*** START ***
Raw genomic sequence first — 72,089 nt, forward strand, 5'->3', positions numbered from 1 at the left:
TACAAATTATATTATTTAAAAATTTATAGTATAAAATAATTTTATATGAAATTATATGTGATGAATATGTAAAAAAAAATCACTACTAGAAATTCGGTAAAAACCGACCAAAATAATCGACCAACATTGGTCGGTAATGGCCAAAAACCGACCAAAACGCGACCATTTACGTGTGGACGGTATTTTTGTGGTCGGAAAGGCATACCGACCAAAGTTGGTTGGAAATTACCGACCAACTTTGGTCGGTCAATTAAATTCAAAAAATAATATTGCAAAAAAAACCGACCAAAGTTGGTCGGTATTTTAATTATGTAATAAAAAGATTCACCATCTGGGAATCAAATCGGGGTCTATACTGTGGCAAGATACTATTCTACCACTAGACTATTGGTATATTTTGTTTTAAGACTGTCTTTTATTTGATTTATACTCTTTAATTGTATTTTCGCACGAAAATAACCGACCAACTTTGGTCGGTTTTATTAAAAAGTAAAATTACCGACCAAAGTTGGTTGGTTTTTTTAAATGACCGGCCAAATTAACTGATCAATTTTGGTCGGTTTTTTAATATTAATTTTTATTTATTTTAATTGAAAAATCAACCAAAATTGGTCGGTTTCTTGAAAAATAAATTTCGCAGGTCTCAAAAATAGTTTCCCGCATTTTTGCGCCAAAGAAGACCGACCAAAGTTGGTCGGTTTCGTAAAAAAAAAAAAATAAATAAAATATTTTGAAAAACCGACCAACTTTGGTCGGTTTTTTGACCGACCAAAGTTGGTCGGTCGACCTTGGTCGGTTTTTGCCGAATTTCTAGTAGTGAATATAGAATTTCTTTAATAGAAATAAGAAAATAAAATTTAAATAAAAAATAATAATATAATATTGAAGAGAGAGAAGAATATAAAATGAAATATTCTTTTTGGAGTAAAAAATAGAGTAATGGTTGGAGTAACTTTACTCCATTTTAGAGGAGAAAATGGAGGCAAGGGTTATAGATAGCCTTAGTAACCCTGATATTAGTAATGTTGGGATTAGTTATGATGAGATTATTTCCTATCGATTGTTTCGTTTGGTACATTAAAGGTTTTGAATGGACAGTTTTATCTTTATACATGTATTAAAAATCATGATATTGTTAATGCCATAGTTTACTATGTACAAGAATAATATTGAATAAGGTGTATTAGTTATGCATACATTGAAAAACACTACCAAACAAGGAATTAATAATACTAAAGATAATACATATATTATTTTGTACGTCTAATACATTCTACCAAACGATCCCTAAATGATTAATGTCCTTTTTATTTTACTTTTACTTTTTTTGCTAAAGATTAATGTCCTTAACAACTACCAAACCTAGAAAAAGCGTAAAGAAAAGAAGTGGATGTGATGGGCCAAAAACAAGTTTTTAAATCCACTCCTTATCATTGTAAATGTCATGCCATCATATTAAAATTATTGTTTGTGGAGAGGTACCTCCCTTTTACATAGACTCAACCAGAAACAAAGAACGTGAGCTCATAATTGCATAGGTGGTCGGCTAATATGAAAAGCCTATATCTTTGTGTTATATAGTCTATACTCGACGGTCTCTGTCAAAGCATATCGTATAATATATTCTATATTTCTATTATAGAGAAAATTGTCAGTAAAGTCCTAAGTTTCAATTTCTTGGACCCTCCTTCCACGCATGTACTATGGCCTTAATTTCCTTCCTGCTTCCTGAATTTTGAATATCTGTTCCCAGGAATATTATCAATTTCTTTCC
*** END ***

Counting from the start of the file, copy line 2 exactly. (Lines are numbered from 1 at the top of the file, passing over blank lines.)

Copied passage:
TACAAATTATATTATTTAAAAATTTATAGTATAAAATAATTTTATATGAAATTATATGTGATGAATATGTAAAAAAAAATCACTACTAGAAATTCGGTAAAAACCGACCAAAATAATCGACCAACATTGGTCGGTAATGGCCAAAAACCGACCAAAACGCGACCATTTACGTGTGGACGGTATTTTTGTGGTCGGAAAGGCATACCGACCAAAGTTGGTTGGAAATTACCGACCAACTTTGGTCGGTCAATTAAATTCAAAAAATAATATTGCAAAAAAAACCGACCAAAGTTGGTCGGTATTTTAATTATGTAATAAAAAGATTCACCATCTGGGAATCAAATCGGGGTCTATACTGTGGCAAGATACTATTCTACCACTAGACTATTGGTATATTTTGTTTTAAGACTGTCTTTTATTTGATTTATACTCTTTAATTGTATTTTCGCACGAAAATAACCGACCAACTTTGGTCGGTTTTATTAAAAAGTAAAATTACCGACCAAAGTTGGTTGGTTTTTTTAAATGACCGGCCAAATTAACTGATCAATTTTGGTCGGTTTTTTAATATTAATTTTTATTTATTTTAATTGAAAAATCAACCAAAATTGGTCGGTTTCTTGAAAAATAAATTTCGCAGGTCTCAAAAATAGTTTCCCGCATTTTTGCGCCAAAGAAGACCGACCAAAGTTGGTCGGTTTCGTAAAAAAAAAAAAATAAATAAAATATTTTGAAAAACCGACCAACTTTGGTCGGTTTTTTGACCGACCAAAGTTGGTCGGTCGACCTTGGTCGGTTTTTGCCGAATTTCTAGTAGTGAATATAGAATTTCTTTAATAGAAATAAGAAAATAAAATTTAAATAAAAAATAATAATATAATATTGAAGAGAGAGAAGAATATAAAATGAAATATTCTTTTTGGAGTAAAAAATAGAGTAATGGTTGGAGTAACTTTACTCCATTTTAGAGGAGAAAATGGAGGCAAGGGTTATAGATAGCCTTAGTAACCCTGATATTAGTAATGTTGGGATTAGTTATGATGAGATTATTTCCTATCGATTGTTTCGTTTGGTACATTAAAGGTTTTGAATGGACAGTTTTATCTTTATACATGTATTAAAAATCATGATATTGTTAATGCCATAGTTTACTATGTACAAGAATAATATTGAATAAGGTGTATTAGTTATGCATACATTGAAAAACACTACCAAACAAGGAATTAATAATACTAAAGATAATACATATATTATTTTGTACGTCTAATACATTCTACCAAACGATCCCTAAATGATTAATGTCCTTTTTATTTTACTTTTACTTTTTTTGCTAAAGATTAATGTCCTTAACAACTACCAAACCTAGAAAAAGCGTAAAGAAAAGAAGTGGATGTGATGGGCCAAAAACAAGTTTTTAAATCCACTCCTTATCATTGTAAATGTCATGCCATCATATTAAAATTATTGTTTGTGGAGAGGTACCTCCCTTTTACATAGACTCAACCAGAAACAAAGAACGTGAGCTCATAATTGCATAGGTGGTCGGCTAATATGAAAAGCCTATATCTTTGTGTTATATAGTCTATACTCGACGGTCTCTGTCAAAGCATATCGTATAATATATTCTATATTTCTATTATAGAGAAAATTGTCAGTAAAGTCCTAAGTTTCAATTTCTTGGACCCTCCTTCCACGCATGTACTATGGCCTTAATTTCCTTCCTGCTTCCTGAATTTTGAATATCTGTTCCCAGGAATATTATCAATTTCTTTCC